Mr. Blaine to Mr. Lincoln.
Washington , May 6, 1890.
Sir: Referring to previous correspondence concerning the Venezue-copies of recent communications* from our minister at Caracas and lan boundary question, I transmit to you herewith, for your information, from the minister of Venezuela at this capital on the subject.
I also inclose a copy of my instruction to you by telegraph of the 1st instant to use your good offices with Her Britannic Majesty’s minister for foreign affairs to bring about a resumption of diplomatic relations between Great Britain and Venezuela as a preliminary step toward negotiations for arbitrating the boundary question.
The recital contained in Mr. Scruggs’s No. 98 of the 25th ultimo shows the embarrassments caused by Gen. Guzman Blanco’s abrupt termination of diplomatic relations and the difficulty in the way of effecting negotiations on the basis of the status quo or of arbitrating the whole question. It is neverthless desired that you shall do all you can consistently with our attitude of impartial friendliness to induce some accord between the contestants by which the merits of the controversy may be fairly ascertained and the rights of each party justly confirmed. The neutral position of this Government does not comport with any expression of opinion on the part of this Department as to what those rights are, but it is evident that the shifting footing on which the British boundary question has rested for several years past is an obstacle to such a correct appreciation of the nature and grounds of her claim as would alone warrant the formation of any opinion.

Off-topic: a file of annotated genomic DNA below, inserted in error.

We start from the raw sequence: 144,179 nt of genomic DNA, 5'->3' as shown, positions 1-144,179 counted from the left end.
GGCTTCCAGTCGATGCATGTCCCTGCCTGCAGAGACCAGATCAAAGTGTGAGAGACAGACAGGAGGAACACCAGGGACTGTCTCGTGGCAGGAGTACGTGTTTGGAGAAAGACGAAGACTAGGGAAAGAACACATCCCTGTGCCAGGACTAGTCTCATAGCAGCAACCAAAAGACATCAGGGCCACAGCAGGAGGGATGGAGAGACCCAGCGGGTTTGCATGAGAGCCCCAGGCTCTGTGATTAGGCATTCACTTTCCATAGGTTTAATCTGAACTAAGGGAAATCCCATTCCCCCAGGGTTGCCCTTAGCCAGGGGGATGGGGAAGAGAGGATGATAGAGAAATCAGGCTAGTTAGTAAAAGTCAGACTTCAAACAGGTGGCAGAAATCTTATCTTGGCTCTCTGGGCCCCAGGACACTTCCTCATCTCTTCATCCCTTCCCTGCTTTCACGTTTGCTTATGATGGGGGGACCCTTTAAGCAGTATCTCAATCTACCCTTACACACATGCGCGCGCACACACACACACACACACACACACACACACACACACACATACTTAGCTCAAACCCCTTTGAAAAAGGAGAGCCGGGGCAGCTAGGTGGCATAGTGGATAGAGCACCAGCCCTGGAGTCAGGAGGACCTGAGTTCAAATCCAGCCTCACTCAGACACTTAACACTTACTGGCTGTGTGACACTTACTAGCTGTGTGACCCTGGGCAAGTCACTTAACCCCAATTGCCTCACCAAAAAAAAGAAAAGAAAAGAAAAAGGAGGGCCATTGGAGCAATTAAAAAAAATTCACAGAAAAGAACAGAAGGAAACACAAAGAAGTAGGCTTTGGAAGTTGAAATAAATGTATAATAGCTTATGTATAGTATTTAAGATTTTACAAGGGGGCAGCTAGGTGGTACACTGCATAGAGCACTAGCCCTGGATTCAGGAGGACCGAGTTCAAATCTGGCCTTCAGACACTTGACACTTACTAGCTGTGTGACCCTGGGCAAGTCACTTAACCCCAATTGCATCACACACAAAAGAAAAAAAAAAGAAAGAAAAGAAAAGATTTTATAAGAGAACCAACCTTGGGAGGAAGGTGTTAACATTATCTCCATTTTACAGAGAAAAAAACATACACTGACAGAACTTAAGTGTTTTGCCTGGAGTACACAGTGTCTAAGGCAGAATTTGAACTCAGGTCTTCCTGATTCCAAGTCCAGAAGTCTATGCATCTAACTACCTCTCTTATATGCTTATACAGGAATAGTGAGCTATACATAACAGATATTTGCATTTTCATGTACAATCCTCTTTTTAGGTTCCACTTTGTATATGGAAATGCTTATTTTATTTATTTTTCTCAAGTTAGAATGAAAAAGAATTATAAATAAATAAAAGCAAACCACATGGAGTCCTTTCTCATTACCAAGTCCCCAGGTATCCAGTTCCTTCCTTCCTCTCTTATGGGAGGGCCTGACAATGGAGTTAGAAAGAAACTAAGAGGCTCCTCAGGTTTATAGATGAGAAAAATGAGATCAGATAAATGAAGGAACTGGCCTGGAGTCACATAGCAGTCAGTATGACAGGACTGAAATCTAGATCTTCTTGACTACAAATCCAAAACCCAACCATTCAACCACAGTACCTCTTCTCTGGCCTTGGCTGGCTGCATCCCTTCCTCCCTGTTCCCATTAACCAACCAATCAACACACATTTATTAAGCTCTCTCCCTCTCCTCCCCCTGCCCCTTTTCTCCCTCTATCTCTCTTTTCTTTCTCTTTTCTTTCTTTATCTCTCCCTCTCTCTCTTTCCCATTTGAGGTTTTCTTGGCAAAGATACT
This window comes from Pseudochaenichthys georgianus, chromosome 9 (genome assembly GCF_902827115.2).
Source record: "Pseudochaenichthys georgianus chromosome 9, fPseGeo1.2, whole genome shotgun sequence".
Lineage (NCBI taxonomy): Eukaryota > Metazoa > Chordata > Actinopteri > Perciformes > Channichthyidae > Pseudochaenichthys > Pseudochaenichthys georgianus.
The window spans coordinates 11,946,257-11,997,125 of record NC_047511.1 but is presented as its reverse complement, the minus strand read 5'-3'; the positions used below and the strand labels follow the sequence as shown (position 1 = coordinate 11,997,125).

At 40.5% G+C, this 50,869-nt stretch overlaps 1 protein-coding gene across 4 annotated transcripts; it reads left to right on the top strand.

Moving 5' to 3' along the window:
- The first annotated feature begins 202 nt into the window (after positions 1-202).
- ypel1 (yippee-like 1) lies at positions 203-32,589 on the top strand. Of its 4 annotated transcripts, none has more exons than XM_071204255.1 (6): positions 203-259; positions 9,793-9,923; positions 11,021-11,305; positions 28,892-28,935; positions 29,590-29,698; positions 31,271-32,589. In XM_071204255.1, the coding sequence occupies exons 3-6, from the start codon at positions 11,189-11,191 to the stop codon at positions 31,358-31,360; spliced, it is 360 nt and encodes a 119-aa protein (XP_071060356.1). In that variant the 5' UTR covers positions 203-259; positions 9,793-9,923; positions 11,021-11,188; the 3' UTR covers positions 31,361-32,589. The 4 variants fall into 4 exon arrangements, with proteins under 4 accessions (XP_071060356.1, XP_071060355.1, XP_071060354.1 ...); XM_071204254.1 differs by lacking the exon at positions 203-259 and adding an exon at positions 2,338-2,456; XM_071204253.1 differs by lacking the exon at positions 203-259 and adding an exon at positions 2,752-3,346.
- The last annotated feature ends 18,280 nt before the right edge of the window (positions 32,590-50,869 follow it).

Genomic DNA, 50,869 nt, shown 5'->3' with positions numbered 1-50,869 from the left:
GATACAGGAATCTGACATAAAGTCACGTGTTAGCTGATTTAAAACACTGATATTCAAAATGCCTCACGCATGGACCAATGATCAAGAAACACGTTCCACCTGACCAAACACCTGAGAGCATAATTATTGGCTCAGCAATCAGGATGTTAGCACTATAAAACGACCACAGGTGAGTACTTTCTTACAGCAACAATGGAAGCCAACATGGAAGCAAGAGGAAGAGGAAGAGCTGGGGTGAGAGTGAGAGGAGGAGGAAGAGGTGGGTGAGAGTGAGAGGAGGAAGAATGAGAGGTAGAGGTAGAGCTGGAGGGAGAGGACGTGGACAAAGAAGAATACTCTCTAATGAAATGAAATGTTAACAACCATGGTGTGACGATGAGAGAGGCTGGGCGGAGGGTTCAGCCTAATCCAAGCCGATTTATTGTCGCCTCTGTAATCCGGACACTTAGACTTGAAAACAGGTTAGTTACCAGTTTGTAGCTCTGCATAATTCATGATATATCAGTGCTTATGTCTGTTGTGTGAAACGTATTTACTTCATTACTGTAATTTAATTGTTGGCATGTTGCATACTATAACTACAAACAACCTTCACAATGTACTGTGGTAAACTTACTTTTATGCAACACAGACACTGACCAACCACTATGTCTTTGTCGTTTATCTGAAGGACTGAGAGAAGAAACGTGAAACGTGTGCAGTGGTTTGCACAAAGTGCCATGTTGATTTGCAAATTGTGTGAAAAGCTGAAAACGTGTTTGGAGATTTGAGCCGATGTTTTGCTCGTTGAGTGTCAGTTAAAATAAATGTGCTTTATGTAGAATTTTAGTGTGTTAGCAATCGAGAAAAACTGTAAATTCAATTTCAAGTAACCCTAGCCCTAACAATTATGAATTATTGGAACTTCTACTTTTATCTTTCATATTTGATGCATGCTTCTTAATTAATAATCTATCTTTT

Inclosing for the files of your legation a copy of Senate document No. 226, first session, Fiftieth Congress, which relates to the Venezuelan boundary question,
I am, etc.,
- For inclosures, see under Venezuela.↩